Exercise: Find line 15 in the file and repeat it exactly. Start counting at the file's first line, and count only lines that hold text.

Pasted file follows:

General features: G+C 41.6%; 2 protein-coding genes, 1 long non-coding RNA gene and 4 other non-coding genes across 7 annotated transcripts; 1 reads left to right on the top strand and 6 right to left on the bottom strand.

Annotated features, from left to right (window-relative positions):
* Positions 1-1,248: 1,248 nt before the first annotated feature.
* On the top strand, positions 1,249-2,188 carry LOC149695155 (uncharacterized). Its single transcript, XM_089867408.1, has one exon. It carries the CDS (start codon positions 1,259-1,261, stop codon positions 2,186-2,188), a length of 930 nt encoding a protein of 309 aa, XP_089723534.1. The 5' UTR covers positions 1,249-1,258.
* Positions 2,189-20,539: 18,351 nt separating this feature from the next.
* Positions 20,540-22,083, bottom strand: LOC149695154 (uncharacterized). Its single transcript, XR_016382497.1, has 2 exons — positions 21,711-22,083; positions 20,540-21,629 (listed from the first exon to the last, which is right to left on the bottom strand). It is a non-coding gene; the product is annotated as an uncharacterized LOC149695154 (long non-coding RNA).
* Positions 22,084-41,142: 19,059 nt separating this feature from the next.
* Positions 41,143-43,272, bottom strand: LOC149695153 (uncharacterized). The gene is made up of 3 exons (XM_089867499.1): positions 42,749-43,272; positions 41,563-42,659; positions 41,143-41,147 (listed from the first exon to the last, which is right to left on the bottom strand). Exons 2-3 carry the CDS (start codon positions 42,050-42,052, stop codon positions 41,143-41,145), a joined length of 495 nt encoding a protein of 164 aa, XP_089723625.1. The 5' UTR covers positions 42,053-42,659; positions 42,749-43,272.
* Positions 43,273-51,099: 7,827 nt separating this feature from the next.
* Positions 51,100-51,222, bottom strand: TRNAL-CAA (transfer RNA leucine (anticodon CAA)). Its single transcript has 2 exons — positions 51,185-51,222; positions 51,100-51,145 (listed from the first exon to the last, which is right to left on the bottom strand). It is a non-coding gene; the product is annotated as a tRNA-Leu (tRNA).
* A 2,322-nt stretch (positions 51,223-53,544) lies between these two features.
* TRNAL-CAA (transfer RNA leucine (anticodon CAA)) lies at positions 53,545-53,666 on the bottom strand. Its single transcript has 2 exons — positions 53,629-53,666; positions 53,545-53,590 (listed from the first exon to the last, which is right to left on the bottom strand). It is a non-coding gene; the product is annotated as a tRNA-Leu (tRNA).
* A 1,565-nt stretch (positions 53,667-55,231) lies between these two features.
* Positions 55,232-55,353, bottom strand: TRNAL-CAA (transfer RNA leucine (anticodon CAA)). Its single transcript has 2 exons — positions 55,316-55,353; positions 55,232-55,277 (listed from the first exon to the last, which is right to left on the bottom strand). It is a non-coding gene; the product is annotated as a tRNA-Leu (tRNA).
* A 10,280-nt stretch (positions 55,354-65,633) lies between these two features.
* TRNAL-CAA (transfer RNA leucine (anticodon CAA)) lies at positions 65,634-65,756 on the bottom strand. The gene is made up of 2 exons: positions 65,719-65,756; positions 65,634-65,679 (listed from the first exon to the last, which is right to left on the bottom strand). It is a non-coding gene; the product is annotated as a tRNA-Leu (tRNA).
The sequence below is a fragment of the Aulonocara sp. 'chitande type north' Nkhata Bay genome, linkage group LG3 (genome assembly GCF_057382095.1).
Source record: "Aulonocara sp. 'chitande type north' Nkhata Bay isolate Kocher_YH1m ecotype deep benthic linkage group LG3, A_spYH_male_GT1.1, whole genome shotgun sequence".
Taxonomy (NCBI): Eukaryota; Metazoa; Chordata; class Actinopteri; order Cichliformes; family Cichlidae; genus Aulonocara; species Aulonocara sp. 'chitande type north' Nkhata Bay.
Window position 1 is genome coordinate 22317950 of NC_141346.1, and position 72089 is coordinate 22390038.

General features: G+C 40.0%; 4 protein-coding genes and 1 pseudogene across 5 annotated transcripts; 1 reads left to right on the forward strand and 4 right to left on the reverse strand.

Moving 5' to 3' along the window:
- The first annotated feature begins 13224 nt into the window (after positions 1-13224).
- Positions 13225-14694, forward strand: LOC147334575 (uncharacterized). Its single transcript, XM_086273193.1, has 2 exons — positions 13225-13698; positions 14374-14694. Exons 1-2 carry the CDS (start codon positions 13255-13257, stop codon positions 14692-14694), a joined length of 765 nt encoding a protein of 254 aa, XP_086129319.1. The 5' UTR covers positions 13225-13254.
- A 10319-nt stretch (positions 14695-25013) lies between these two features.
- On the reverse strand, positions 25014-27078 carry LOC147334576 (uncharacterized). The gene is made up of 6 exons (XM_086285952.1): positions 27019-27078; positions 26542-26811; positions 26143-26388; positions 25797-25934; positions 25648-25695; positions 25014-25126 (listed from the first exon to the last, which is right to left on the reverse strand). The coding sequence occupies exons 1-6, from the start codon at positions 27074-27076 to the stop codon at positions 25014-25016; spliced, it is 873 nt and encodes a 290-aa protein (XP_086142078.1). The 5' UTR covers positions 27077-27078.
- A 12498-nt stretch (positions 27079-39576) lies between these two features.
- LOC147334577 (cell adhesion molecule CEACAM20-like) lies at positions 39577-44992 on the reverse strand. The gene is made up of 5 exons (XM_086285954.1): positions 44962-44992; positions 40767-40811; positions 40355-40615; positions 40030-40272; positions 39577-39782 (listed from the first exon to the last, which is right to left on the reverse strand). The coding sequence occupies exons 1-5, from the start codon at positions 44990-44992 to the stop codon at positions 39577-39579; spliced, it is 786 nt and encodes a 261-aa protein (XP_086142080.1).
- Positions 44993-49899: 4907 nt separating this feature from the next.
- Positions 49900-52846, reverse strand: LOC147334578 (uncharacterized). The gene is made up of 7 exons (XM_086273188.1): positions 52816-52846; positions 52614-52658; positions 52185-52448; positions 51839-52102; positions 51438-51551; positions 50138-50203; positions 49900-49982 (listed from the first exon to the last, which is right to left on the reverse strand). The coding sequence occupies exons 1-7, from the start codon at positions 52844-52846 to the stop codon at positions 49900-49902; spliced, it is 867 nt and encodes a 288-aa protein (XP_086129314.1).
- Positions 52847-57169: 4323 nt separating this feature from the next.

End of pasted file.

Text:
* A 10,280-nt stretch (positions 55,354-65,633) lies between these two features.